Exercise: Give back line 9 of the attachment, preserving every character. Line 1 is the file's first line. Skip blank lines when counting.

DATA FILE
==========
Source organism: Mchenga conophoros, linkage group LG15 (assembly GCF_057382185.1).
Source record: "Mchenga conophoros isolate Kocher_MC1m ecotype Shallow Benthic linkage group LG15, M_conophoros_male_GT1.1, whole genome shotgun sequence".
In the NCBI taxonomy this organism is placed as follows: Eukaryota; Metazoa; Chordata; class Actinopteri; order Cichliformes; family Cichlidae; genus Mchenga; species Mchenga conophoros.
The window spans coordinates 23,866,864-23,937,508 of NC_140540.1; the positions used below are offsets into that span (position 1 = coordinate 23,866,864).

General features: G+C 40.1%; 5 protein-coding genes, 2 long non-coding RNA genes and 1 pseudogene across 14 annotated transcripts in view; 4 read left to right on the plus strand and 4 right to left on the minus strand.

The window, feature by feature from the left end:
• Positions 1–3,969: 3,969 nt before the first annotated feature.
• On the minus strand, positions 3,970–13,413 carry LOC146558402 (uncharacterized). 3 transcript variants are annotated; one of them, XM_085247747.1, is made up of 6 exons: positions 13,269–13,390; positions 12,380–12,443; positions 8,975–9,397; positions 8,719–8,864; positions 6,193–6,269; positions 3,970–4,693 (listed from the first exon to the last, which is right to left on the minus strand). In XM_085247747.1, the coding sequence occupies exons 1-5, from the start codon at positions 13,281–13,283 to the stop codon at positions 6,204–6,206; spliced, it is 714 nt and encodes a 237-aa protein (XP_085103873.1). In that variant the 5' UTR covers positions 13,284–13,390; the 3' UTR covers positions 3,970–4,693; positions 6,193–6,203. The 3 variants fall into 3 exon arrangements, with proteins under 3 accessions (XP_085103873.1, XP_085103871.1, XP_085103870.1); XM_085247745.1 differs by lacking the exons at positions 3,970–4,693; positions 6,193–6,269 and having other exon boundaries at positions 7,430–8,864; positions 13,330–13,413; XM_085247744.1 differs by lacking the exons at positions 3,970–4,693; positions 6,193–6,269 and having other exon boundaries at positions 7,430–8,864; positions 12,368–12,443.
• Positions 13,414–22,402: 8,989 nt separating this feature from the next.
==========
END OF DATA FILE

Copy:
• Positions 13,414–22,402: 8,989 nt separating this feature from the next.